The Court will fix a case conference for the matter eight weeks (where the defendant is served in Singapore) or 12 weeks (where the defendant is served outside Singapore) after the originating claim or originating application is issued.
Single application for all interlocutory proceedings
Under the current ROC, parties can commence discrete interlocutory applications at any point in the course of the proceedings. Under the ROC 2021, the Court will direct the parties, as far as possible, to consolidate their interlocutory applications into a single application pending trial (SAPT). Such interlocutory applications include:
- security for costs;
- further and better particulars of pleadings;
- amendment of pleadings;
- striking out of part of action or of the defence; and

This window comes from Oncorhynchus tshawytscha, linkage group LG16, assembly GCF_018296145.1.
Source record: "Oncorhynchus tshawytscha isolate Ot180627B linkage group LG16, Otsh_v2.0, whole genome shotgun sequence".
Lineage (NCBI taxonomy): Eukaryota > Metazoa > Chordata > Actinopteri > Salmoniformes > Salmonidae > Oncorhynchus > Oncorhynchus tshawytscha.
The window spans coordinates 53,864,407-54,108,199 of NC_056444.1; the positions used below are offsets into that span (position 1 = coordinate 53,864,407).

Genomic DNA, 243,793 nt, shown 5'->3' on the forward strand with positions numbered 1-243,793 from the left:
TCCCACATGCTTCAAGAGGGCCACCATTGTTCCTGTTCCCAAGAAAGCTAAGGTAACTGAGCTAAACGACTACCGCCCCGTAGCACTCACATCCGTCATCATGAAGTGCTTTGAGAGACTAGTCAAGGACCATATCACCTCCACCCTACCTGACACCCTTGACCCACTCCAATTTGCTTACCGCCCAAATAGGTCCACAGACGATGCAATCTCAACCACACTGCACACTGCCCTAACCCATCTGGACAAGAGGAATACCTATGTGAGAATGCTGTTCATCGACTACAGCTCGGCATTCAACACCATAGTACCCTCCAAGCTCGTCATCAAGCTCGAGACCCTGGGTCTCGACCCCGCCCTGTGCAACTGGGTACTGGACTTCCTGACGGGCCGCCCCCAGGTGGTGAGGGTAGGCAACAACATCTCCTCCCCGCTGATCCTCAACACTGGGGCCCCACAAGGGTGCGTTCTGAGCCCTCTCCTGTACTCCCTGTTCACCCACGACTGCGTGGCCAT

- production of documents or discovery.
The parties will be directed to file and serve their SAPT and supporting affidavit within 21 days of the case conference being issued. The responding party will have 21 days thereafter to file and serve their affidavit in reply.
If the parties intend to file any of the applicable interlocutory applications after the SAPT, the parties must seek the Court's leave to do so by way of a letter setting out the essence of the intended application and the reasons why it is necessary at that stage of the proceedings.
Penalties for failing to comply with Court directions
Unlike the current ROC, the ROC 2021 empowers the Court to impose penalties on those that fail to comply with the filing timelines or impose a page limit prescribed by the Court. Generally, page limits will be imposed for written submissions in originating applications or opening statements.